Vietnam was the country I’d been most excited about travelling through. I was to spend six weeks travelling from north to south, starting in Hanoi and ending in Ho Chi Minh City. With hindsight I can tell you that the country provided a lot of the best experiences of my trip, but definitely also served up my worst. Ultimately it was an incredible insight into an intriguing country and culture that tested me time and time again.
And the trip there was something of a baptism of fire. I am going to call it…
A journey crafted by satan himself
I was lying on the floor of a bus being alternately spooned and kicked by a barefoot Vietnamese farmer, who himself was squeezed against another Vietnamese farmer who was violently elbowing and shouting at him. For the first four hours of the bus ride this had perturbed me a lot, but the remaining 20 hours had subdued me into a sort of learned helplessness. I was in the midst of a 30 hour journey from Luang Prabang in Laos to Hanoi in the north of Vietnam: an experience which is now a strong contender for the worst 30 hours of my life. I subsisted on a small bottle of water and a tiny ambiguous fruit gifted to me by the nice lady in front. Toilet breaks were rare and confusing, many being in roadside bushes at night, and at the time dehydrating myself seemed like a sensible option. Every time I checked the clock, convinced an hour had gone by, it would be just five minutes later, and my reading attempts failed due to lack of the arm space required to turn the page. I fully believed it would never end. Questions to the shouty bus conductor – such as why we were nowhere near Hanoi six hours after the bus was meant to have arrived there – resulted in little more than a laughing fit from him, so I just shut up and decided to see where I’d end up. I still don’t really know where I ended up.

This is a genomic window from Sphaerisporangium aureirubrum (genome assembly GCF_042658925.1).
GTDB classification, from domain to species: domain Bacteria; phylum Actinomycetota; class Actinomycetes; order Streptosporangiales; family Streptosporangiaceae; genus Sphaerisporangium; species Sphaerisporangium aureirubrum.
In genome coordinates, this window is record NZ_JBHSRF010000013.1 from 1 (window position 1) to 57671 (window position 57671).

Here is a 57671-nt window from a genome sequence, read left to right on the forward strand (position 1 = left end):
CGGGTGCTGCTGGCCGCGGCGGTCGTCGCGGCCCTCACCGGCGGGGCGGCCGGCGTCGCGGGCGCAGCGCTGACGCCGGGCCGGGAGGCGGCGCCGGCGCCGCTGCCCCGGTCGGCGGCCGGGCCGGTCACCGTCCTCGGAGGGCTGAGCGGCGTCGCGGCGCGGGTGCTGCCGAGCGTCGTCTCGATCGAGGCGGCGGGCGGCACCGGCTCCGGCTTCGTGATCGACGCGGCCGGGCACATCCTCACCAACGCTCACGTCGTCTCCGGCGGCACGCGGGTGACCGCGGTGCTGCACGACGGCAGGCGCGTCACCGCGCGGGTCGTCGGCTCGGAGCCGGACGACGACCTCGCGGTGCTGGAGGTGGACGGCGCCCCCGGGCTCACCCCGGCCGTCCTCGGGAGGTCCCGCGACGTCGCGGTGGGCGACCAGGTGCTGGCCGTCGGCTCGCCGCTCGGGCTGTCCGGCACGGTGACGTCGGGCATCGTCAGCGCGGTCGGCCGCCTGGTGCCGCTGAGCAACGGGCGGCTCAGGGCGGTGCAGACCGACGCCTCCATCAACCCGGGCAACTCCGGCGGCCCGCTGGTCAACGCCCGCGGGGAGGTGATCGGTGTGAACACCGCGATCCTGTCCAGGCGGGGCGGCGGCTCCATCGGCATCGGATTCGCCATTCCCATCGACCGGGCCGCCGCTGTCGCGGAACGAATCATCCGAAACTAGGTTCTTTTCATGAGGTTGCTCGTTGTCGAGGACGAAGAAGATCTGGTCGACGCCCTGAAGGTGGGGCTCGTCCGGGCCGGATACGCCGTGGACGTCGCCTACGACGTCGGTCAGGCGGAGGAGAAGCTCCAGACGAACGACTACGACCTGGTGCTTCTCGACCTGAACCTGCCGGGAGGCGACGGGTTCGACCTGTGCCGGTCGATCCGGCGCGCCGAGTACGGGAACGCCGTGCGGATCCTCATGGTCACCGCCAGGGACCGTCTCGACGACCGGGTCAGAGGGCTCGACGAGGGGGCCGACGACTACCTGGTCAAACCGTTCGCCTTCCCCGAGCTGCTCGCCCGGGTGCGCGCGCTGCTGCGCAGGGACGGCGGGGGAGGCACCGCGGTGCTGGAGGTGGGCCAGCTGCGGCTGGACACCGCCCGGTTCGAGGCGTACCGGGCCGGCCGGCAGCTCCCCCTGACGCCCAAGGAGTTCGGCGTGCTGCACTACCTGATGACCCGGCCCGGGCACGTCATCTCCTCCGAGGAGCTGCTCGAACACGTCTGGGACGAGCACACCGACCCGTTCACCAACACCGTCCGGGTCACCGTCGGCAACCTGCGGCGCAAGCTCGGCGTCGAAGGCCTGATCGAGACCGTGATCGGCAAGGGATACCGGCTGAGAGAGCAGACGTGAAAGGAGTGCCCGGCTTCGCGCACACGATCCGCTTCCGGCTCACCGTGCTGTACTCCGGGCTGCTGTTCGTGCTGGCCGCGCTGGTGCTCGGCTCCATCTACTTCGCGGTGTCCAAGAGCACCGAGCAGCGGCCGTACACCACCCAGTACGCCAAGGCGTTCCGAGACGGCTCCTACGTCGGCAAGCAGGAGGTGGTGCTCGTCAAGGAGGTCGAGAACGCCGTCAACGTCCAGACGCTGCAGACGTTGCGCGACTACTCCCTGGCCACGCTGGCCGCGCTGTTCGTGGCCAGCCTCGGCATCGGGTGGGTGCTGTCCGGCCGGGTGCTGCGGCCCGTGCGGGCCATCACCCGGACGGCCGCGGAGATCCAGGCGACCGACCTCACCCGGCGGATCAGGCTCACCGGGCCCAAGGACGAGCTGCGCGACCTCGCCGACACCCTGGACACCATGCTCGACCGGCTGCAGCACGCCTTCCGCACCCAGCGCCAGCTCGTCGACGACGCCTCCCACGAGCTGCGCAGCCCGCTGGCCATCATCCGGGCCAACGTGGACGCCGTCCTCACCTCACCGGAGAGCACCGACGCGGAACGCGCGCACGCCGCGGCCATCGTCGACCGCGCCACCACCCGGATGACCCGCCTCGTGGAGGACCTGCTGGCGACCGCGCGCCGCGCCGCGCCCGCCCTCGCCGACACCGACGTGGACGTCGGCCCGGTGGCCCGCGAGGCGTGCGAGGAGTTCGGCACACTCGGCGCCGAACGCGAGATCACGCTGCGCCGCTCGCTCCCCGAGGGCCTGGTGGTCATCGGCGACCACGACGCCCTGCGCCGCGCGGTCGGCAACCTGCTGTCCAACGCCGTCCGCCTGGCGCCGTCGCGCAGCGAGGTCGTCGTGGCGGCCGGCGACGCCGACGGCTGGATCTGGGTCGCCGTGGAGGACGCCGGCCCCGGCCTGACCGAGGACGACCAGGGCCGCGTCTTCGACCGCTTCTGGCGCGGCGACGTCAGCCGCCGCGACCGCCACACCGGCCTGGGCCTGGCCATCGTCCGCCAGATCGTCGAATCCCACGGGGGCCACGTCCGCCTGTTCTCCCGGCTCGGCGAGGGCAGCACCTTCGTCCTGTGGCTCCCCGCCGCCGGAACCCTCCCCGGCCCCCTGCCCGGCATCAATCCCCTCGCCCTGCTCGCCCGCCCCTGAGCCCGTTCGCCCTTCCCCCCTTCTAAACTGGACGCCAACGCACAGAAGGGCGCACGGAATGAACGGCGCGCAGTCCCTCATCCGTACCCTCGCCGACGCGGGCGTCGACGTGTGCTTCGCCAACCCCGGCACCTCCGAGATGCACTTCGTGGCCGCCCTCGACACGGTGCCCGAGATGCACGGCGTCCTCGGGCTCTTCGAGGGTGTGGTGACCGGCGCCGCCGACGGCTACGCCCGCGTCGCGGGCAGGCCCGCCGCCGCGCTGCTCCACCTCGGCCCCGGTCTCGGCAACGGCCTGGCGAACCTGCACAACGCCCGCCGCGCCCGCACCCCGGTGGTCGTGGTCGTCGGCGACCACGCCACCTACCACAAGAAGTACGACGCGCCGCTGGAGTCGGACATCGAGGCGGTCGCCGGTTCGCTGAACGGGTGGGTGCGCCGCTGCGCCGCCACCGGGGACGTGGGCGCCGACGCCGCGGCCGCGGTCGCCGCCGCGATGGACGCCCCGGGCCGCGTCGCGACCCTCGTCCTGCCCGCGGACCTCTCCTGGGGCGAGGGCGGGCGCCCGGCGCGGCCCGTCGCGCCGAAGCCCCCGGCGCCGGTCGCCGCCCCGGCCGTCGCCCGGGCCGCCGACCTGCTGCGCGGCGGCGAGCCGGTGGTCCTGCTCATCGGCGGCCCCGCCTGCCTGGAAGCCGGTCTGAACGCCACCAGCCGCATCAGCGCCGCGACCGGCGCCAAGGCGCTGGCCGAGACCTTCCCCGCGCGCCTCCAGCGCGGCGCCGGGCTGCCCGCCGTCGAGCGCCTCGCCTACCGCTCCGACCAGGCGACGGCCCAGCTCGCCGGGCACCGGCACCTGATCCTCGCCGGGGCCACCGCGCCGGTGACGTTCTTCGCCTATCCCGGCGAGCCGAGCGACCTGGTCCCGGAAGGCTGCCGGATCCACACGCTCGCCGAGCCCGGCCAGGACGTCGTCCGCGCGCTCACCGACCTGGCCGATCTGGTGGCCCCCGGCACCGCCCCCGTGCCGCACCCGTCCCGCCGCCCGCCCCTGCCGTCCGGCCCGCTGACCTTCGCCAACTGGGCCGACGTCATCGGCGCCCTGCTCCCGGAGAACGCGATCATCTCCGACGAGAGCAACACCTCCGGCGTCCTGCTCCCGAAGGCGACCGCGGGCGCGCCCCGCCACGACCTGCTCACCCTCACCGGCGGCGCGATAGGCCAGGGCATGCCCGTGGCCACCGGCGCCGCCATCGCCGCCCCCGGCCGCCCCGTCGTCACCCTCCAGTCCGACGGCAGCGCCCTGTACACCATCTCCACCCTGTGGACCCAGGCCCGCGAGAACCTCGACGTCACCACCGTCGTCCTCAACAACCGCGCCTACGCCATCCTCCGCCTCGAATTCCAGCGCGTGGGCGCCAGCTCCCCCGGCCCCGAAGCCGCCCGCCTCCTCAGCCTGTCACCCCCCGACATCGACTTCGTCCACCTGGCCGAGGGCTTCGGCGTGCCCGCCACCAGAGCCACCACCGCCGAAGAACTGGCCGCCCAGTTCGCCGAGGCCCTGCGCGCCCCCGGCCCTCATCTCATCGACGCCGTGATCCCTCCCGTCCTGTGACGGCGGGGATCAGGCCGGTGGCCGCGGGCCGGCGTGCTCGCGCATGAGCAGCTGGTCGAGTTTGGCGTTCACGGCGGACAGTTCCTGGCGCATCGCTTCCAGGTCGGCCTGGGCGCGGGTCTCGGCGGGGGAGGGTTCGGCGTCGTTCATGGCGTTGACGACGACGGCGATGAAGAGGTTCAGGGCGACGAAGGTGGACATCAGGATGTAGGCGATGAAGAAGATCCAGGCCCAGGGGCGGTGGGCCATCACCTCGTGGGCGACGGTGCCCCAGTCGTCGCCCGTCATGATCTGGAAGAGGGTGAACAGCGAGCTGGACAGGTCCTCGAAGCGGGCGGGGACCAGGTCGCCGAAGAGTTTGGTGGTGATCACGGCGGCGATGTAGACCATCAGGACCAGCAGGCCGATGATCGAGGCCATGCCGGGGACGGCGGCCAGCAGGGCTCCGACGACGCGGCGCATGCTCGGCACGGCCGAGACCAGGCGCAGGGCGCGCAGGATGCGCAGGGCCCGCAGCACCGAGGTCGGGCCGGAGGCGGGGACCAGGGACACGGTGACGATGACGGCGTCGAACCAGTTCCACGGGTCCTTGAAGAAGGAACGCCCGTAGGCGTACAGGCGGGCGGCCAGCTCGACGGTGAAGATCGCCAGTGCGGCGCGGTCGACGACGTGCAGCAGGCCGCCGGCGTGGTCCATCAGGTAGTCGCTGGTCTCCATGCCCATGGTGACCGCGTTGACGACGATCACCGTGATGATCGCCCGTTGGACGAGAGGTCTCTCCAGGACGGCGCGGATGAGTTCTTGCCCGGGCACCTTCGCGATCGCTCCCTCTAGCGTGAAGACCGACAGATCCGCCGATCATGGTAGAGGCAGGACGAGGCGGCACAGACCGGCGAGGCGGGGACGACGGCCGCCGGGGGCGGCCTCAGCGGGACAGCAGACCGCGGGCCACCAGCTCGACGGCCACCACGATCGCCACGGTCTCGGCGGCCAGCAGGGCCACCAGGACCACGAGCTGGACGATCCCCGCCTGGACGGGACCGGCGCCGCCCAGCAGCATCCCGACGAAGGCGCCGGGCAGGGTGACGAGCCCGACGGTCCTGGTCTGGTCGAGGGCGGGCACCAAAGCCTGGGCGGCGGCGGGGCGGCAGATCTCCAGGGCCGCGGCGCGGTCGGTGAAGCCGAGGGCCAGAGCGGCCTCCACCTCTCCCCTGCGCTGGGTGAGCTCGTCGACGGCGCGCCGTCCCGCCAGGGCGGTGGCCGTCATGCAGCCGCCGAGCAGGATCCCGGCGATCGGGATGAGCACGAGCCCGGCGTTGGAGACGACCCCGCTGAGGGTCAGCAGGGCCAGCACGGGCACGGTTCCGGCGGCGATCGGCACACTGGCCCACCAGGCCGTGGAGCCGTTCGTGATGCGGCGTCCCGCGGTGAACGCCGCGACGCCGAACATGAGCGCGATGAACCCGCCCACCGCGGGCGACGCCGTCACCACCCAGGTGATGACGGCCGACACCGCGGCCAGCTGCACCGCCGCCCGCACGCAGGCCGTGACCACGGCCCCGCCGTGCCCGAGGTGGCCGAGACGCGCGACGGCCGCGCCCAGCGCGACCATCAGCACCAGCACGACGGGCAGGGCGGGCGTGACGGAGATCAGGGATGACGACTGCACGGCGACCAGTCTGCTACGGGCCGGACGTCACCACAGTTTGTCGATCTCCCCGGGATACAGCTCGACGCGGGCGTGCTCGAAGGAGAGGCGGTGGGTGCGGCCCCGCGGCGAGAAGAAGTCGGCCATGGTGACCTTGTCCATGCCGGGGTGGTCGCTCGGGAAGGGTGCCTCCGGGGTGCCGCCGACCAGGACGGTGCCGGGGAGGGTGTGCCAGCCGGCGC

After 24 hours of this hell the conductor shouted at me in a way that seemed to mean “GET OFF THE BUS”, but we definitely weren’t in Hanoi, so I was understandably reluctant to, especially since he wasn’t kicking anyone else off. However when he unloaded my backpack from the luggage hold I decided I’d better do as I had – sort of – been told. “Get on next bus” he instructed me before hopping back on the Hellmobile and driving off, leaving me stranded on a dark, anonymous street at approximately midnight.
I knew I was in Vietnam thanks to the fact we had passed the very loud and confusing border crossing some hours earlier, but that was pretty much my only info, so I decided I’d better wait for this mysterious next bus, which trundled my way around 20 minutes later. Adding to my confusion was the fact that this bus was very much just a public bus, rather than a coach like I’d been on earlier, but the driver seemed to want me to get on so I did. “Hanoi?” I asked. He did a high-pitched giggle and a sort of vague nodding motion. I spent the next four hours watching the K-pop videos playing on the bus TV on loop, edging away from the cage of chickens squawking behind me and wondering if I would ever get to Hanoi.